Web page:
Older women, deeper learning, and greater satisfaction at university

age and gender predict university students' learning approach and degree satisfaction

Mark Rubin*, Jill Scevak, Erica Southgate, Suzanne Macqueen, Paul Williams, Heather Douglas

*Corresponding author for this work

Research output: Contribution to journalArticle

9 Citations (Scopus)

Abstract

The present study explored the interactive effect of age and gender in predicting surface and deep learning approaches. It also investigated how these variables related to degree satisfaction. Participants were 983 undergraduate students at a large public Australian university. They completed a research survey either online or on paper. Consistent with previous research, age was a positive predictor of both surface and deep learning. However, gender moderated this age effect in the case of deep learning: Age predicted deep learning more strongly among women and not among men. Furthermore, age positively predicted degree satisfaction among women but not among men, and deep learning mediated this moderation effect. Hence, older female students showed the greatest deep learning in the present sample, and this effect explained their greater satisfaction with their degree. The implications of these findings for pedagogical practices and institutional policy are considered.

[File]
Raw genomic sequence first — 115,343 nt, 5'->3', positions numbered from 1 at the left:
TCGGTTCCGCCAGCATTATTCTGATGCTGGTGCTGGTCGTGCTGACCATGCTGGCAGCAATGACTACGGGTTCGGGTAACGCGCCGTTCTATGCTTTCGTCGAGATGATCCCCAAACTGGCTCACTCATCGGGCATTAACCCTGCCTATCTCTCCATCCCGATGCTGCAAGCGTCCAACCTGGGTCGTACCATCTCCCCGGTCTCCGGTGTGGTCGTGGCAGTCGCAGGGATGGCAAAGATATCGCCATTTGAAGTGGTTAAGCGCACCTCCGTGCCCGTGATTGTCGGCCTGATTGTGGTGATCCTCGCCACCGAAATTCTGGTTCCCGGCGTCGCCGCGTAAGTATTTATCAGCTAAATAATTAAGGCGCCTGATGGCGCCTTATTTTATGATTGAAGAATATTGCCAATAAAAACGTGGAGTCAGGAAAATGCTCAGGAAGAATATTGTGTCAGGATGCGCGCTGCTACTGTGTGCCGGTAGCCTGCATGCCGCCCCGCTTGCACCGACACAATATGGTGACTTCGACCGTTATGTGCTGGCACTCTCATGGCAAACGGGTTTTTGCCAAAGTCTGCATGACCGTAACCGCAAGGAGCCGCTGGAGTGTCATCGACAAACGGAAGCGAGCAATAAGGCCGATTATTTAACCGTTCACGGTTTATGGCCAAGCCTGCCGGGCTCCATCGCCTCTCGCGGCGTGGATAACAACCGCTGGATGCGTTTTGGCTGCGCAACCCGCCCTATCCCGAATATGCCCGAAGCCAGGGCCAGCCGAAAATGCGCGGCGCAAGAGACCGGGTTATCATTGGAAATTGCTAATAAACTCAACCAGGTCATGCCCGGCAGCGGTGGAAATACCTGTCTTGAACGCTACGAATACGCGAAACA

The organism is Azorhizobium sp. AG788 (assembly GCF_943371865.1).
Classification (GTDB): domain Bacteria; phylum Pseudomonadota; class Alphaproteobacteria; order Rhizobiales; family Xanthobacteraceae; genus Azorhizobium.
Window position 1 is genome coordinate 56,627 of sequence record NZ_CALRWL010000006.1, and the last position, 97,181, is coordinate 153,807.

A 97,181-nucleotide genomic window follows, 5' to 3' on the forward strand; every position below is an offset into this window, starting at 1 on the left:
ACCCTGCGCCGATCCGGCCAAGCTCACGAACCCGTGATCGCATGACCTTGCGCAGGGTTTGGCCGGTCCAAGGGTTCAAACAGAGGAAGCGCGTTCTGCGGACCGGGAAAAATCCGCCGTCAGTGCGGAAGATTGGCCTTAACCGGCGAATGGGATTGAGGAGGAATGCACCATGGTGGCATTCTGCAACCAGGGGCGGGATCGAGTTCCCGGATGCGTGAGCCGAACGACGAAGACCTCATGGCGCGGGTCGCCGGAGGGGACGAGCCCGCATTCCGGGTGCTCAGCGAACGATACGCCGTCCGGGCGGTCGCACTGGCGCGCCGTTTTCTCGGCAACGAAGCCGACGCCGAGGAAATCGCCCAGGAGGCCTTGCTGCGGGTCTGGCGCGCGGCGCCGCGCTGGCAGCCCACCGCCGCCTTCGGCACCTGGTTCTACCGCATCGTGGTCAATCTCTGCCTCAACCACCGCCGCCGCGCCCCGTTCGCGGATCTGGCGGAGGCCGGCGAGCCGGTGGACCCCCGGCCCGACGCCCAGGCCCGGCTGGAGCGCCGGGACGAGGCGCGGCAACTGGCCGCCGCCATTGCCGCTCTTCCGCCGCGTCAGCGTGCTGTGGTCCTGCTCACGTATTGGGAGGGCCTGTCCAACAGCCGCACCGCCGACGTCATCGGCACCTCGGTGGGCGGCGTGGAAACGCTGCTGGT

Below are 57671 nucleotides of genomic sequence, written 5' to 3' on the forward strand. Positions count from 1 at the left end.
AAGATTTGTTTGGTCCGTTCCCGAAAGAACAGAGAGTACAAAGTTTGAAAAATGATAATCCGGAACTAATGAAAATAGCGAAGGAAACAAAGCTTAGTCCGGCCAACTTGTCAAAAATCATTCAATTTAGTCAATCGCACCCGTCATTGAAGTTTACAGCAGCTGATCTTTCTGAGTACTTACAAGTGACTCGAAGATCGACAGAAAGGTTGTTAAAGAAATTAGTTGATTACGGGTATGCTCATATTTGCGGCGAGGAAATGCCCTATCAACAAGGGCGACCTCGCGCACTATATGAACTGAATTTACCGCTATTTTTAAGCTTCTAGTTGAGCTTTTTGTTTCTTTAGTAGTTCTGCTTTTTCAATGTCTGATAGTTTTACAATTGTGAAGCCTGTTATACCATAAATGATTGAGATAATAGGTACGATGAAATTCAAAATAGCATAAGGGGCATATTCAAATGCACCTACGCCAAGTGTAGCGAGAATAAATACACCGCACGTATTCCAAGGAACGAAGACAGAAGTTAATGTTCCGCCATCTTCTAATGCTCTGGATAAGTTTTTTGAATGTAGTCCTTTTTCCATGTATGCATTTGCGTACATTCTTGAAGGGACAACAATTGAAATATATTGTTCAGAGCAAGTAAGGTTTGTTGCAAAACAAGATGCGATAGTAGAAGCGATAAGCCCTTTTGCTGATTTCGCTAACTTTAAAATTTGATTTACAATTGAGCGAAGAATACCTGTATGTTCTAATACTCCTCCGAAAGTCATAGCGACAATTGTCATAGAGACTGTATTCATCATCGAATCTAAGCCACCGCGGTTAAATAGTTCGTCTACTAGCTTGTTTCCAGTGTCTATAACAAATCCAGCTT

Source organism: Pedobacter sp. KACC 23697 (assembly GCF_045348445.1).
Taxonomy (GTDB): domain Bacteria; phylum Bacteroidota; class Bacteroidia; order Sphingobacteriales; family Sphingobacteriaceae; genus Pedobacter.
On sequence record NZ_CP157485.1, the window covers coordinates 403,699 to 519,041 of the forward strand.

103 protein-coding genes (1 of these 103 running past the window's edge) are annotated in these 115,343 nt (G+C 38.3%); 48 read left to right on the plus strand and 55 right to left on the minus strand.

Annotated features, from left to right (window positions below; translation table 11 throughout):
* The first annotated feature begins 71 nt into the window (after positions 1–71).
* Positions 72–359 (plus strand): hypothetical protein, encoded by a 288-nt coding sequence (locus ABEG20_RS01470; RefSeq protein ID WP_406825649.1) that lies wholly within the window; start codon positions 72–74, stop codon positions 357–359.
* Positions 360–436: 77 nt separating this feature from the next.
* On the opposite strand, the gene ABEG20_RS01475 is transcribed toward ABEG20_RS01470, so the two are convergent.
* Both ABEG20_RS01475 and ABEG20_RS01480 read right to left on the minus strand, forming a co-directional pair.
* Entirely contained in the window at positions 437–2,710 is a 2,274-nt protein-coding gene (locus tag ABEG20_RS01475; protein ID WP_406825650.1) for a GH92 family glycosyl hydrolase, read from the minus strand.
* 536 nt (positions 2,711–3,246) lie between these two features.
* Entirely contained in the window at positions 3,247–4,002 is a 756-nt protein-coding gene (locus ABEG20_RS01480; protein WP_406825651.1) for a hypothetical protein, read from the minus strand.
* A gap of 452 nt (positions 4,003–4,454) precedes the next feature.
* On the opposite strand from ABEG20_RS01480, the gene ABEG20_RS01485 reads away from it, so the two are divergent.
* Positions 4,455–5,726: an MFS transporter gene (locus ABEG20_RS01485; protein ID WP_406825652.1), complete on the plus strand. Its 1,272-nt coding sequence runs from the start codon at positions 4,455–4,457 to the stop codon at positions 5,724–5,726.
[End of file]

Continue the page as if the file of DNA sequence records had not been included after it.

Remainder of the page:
Original languageEnglish
Pages (from-to)82-96
Number of pages15
JournalJournal of Diversity in Higher Education
Volume11
Issue number1
Early online date5 Sep 2016
DOIs
Publication statusPublished - Mar 2018

Keywords

  • Deep learning
  • Degree satisfaction
  • Gender differences
  • Learning approach
  • Surface learning

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